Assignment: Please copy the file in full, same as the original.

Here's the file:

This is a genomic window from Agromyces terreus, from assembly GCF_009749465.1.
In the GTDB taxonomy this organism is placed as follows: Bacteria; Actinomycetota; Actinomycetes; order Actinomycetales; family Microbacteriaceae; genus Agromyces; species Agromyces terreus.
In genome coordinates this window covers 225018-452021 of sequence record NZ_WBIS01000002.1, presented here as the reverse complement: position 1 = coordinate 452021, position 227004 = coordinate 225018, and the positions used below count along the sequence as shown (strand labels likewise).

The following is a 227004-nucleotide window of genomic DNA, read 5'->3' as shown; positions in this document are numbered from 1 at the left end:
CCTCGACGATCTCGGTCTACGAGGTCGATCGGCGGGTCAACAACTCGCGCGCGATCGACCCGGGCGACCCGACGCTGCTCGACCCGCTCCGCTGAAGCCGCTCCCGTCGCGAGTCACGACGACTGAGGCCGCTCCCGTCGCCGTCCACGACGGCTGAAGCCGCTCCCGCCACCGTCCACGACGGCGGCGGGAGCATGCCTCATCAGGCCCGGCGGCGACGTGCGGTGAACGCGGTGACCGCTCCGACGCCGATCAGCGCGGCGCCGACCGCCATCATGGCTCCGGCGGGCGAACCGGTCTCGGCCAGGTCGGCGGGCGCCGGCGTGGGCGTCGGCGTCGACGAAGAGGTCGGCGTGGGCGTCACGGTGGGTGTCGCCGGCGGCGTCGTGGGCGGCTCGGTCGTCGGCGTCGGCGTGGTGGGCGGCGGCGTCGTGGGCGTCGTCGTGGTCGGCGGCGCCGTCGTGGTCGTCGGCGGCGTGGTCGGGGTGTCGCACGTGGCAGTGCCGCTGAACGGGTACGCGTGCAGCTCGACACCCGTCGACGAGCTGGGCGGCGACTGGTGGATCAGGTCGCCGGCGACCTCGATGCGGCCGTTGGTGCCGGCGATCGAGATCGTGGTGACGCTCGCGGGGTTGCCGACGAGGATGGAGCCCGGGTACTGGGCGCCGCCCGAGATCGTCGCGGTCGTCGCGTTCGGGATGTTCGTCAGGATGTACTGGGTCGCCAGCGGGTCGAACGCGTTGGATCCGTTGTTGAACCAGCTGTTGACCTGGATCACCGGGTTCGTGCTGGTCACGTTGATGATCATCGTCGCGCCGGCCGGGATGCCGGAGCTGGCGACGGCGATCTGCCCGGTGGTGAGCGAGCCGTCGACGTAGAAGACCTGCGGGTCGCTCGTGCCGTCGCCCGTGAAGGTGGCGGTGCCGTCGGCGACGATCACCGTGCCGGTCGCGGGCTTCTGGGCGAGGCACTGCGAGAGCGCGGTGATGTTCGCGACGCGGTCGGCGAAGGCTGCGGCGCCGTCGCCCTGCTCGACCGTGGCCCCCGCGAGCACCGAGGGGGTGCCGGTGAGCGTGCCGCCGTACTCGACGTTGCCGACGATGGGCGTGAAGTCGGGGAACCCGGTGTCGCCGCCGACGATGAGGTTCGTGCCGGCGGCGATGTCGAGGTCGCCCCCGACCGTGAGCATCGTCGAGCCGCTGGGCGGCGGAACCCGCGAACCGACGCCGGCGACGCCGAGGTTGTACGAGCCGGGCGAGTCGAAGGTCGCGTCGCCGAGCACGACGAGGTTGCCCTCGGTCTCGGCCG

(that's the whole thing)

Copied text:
This is a genomic window from Agromyces terreus, from assembly GCF_009749465.1.
In the GTDB taxonomy this organism is placed as follows: Bacteria; Actinomycetota; Actinomycetes; order Actinomycetales; family Microbacteriaceae; genus Agromyces; species Agromyces terreus.
In genome coordinates this window covers 225018-452021 of sequence record NZ_WBIS01000002.1, presented here as the reverse complement: position 1 = coordinate 452021, position 227004 = coordinate 225018, and the positions used below count along the sequence as shown (strand labels likewise).

The following is a 227004-nucleotide window of genomic DNA, read 5'->3' as shown; positions in this document are numbered from 1 at the left end:
CCTCGACGATCTCGGTCTACGAGGTCGATCGGCGGGTCAACAACTCGCGCGCGATCGACCCGGGCGACCCGACGCTGCTCGACCCGCTCCGCTGAAGCCGCTCCCGTCGCGAGTCACGACGACTGAGGCCGCTCCCGTCGCCGTCCACGACGGCTGAAGCCGCTCCCGCCACCGTCCACGACGGCGGCGGGAGCATGCCTCATCAGGCCCGGCGGCGACGTGCGGTGAACGCGGTGACCGCTCCGACGCCGATCAGCGCGGCGCCGACCGCCATCATGGCTCCGGCGGGCGAACCGGTCTCGGCCAGGTCGGCGGGCGCCGGCGTGGGCGTCGGCGTCGACGAAGAGGTCGGCGTGGGCGTCACGGTGGGTGTCGCCGGCGGCGTCGTGGGCGGCTCGGTCGTCGGCGTCGGCGTGGTGGGCGGCGGCGTCGTGGGCGTCGTCGTGGTCGGCGGCGCCGTCGTGGTCGTCGGCGGCGTGGTCGGGGTGTCGCACGTGGCAGTGCCGCTGAACGGGTACGCGTGCAGCTCGACACCCGTCGACGAGCTGGGCGGCGACTGGTGGATCAGGTCGCCGGCGACCTCGATGCGGCCGTTGGTGCCGGCGATCGAGATCGTGGTGACGCTCGCGGGGTTGCCGACGAGGATGGAGCCCGGGTACTGGGCGCCGCCCGAGATCGTCGCGGTCGTCGCGTTCGGGATGTTCGTCAGGATGTACTGGGTCGCCAGCGGGTCGAACGCGTTGGATCCGTTGTTGAACCAGCTGTTGACCTGGATCACCGGGTTCGTGCTGGTCACGTTGATGATCATCGTCGCGCCGGCCGGGATGCCGGAGCTGGCGACGGCGATCTGCCCGGTGGTGAGCGAGCCGTCGACGTAGAAGACCTGCGGGTCGCTCGTGCCGTCGCCCGTGAAGGTGGCGGTGCCGTCGGCGACGATCACCGTGCCGGTCGCGGGCTTCTGGGCGAGGCACTGCGAGAGCGCGGTGATGTTCGCGACGCGGTCGGCGAAGGCTGCGGCGCCGTCGCCCTGCTCGACCGTGGCCCCCGCGAGCACCGAGGGGGTGCCGGTGAGCGTGCCGCCGTACTCGACGTTGCCGACGATGGGCGTGAAGTCGGGGAACCCGGTGTCGCCGCCGACGATGAGGTTCGTGCCGGCGGCGATGTCGAGGTCGCCCCCGACCGTGAGCATCGTCGAGCCGCTGGGCGGCGGAACCCGCGAACCGACGCCGGCGACGCCGAGGTTGTACGAGCCGGGCGAGTCGAAGGTCGCGTCGCCGAGCACGACGAGGTTGCCCTCGGTCTCGGCCG